It looks like that flying guy is trying to shove a Mexican flag up the astronaut's but.

posted on May, 17 2004 @ 08:43 PM
Hrm, the school incident seems particularly sticky. I dont knwo about that school, but at my college I was informed up front that any code I wrote there was MINE, even if written on school computers. I wonder if the same would be true for art done by a student at a school? Of course a mural painted directly onto a wall isint something you can just take home, but the plywood used in the gym should have at least been made available for the student to purchase or take home if the school deemed it unfit for use in public view.

posted on May, 17 2004 @ 08:49 PM

posted on May, 17 2004 @ 09:00 PM

Originally posted by HowardRoark
How about other venues besides airports, like the side of a building?

I think that would probably fall in with airports. If people in general have to use the route, you're swimmin' upstream! If the side of the building is an elementary school, well, need I say anything? The fact is, if people want exposure for publicly displayed art, they can usually get it, if they use a little CommonSense.

posted on May, 17 2004 @ 10:55 PM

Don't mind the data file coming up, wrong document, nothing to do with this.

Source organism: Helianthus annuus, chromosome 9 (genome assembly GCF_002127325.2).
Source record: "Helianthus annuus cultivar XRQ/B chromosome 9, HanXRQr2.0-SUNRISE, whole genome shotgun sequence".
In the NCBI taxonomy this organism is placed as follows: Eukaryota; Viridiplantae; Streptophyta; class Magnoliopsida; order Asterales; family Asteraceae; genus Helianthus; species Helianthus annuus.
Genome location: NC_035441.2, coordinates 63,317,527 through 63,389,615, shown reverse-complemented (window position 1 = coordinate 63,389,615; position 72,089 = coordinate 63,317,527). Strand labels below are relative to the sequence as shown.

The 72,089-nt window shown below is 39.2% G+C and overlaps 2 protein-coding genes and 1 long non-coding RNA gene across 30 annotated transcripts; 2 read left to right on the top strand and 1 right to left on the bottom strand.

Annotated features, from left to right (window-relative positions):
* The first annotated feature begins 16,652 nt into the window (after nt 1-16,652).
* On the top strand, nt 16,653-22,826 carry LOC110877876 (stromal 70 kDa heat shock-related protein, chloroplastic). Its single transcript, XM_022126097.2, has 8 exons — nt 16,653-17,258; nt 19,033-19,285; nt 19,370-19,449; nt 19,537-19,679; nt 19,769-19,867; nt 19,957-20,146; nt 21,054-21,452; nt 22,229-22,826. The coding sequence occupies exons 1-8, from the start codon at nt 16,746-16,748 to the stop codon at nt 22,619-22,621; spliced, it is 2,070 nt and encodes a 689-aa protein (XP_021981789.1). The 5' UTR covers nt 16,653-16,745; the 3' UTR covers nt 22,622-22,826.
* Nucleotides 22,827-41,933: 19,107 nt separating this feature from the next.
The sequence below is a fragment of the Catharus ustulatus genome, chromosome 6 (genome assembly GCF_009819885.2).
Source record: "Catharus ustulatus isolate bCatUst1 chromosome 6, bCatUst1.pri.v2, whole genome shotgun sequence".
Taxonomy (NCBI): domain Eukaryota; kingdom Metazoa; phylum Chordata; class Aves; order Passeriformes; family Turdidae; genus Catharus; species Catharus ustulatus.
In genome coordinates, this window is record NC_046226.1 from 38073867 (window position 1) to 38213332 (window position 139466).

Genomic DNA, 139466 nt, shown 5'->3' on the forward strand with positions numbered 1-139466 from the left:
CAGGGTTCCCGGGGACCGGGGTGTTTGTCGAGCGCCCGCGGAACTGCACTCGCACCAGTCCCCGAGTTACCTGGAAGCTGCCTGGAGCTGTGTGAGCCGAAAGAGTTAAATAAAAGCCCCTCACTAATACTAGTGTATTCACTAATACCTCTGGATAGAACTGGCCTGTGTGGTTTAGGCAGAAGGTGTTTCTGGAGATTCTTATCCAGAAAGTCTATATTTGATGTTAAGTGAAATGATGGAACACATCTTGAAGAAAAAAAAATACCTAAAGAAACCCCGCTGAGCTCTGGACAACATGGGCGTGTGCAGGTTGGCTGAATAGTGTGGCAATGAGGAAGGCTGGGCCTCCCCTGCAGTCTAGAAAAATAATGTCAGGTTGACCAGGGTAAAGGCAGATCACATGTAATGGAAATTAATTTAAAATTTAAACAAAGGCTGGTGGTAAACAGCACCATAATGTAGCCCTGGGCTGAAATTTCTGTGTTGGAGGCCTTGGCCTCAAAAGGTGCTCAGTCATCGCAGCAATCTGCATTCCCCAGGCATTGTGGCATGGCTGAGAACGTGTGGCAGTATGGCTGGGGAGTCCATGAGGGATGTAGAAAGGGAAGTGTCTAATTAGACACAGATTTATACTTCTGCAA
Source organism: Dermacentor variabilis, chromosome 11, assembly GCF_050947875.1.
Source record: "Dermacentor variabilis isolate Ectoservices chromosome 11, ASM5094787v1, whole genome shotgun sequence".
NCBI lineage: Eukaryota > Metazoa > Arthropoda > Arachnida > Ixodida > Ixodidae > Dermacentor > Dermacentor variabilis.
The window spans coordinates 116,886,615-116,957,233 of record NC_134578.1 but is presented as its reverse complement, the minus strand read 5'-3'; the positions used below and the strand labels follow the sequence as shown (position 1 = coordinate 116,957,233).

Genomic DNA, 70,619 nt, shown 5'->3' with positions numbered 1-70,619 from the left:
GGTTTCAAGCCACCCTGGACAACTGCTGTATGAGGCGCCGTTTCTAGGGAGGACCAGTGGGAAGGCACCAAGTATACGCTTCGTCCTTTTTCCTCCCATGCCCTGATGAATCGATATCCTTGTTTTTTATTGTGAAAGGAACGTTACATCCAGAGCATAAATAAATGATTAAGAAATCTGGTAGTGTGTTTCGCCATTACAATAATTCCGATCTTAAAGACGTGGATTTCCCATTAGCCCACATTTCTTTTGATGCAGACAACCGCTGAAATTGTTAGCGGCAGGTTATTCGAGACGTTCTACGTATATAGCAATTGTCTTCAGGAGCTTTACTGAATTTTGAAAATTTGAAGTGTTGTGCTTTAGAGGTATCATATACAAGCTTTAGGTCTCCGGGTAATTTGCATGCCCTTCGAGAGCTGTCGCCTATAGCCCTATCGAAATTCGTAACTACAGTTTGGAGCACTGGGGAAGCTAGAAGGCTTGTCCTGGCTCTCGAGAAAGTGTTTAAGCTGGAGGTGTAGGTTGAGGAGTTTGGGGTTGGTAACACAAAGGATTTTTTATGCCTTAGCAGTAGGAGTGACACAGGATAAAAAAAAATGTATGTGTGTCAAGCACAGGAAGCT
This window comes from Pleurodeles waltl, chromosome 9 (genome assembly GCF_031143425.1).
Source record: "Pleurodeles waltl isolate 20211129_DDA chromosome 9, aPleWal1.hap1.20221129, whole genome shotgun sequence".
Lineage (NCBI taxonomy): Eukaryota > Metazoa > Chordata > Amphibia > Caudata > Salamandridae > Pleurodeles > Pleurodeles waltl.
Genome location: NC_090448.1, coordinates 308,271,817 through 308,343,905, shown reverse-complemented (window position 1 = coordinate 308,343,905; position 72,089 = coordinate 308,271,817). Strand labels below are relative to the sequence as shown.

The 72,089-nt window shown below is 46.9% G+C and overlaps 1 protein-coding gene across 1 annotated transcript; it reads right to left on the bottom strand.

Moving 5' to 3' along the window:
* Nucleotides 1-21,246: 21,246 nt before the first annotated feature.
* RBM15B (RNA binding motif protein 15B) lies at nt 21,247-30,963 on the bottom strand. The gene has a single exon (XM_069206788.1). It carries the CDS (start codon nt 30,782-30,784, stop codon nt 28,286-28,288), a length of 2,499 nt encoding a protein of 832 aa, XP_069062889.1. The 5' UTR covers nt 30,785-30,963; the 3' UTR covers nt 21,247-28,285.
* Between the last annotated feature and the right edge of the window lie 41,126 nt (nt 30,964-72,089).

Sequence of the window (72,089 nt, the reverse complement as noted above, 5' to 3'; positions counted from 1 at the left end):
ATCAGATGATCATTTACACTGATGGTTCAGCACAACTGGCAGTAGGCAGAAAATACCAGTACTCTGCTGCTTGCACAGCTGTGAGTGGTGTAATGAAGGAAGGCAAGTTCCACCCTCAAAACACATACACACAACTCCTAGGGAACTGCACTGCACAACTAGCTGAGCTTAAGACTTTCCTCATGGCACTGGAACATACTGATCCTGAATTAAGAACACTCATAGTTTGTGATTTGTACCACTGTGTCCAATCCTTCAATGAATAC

I don't doubt that differences of opinions between patrons and atrists have existed since the first neanderthal slapped a muddy hadprint on a cave wall, and that is what many of these issues boil down to.

However: The situation with the elementary school mural in the above post was poorly handled by the school board. That was a clear case of censorship based on ideological grounds.

Some of the greatest works of art are controversial. Does that mean that you should have an image of the KKK in a public mural? probably not.

On the other hand, as it is clearly evident in the links to various Chicano murals, the particular art style and subject matter in the Denver airport murals are well within the stylistic parameters of that genre. Therefore, any objections to the work based on an ideological objection to its style and substance are wrong.

posted on Nov, 2 2009 @ 10:36 AM
Newcastle student's sex show passed off as art
The filming took place at Newcastle University, UK.

This is the forum link given at end of article

Do you consider the sex film mentioned in the article to be art? I don't.

Here are some comments from the forum

steveuk wrote:
I have to say i think this is art. The best sort of art at that it provokes a reaction. If anyone doesn't think it is art i suggest they get a good dictionary and look at the meaning of that word.

BetweenMyths wrote:
9/11 caused a reaction, do you believe that was art?

I suppose you believe paedophiles are artists too?
“I really wanted to shock people by making the film and after the show, people said it did just that...It was based on the idea that with things like the internet and TV, the only way you feel anything now is through sex and violence.”

[quote="steveuk]So you saying because you don't want it it is not art?

No one individual can say something is not art.